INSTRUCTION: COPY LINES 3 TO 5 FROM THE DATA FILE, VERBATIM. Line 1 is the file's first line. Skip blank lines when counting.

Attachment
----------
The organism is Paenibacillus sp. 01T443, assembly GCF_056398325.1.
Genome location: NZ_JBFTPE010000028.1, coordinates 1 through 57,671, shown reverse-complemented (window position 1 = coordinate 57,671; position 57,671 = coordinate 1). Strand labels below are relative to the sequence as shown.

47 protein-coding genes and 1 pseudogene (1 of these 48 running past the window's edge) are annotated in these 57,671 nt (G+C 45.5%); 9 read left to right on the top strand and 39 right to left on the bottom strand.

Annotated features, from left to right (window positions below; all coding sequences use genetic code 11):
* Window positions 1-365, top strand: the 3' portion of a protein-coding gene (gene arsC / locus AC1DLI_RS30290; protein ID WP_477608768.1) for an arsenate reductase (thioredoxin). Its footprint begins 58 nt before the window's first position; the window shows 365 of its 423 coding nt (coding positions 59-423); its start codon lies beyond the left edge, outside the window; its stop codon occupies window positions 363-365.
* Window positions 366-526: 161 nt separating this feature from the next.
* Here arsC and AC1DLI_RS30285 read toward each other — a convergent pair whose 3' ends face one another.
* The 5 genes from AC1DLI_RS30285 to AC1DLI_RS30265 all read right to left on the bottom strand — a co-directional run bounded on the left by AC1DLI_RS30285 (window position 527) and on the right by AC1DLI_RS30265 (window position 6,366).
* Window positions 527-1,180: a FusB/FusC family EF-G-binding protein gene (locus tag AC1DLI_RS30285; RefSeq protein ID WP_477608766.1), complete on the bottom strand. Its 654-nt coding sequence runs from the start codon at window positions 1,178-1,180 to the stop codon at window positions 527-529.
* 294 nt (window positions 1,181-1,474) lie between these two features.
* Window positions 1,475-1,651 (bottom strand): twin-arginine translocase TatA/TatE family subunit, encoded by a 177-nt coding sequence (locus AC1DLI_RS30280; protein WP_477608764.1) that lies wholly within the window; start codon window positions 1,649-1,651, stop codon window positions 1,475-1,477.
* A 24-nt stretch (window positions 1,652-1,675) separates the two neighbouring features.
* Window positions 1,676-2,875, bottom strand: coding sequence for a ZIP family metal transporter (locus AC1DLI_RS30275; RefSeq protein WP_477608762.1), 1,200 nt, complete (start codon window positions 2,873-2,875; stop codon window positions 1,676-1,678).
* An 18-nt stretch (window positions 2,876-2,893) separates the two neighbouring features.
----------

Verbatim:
47 protein-coding genes and 1 pseudogene (1 of these 48 running past the window's edge) are annotated in these 57,671 nt (G+C 45.5%); 9 read left to right on the top strand and 39 right to left on the bottom strand.

Annotated features, from left to right (window positions below; all coding sequences use genetic code 11):
* Window positions 1-365, top strand: the 3' portion of a protein-coding gene (gene arsC / locus AC1DLI_RS30290; protein ID WP_477608768.1) for an arsenate reductase (thioredoxin). Its footprint begins 58 nt before the window's first position; the window shows 365 of its 423 coding nt (coding positions 59-423); its start codon lies beyond the left edge, outside the window; its stop codon occupies window positions 363-365.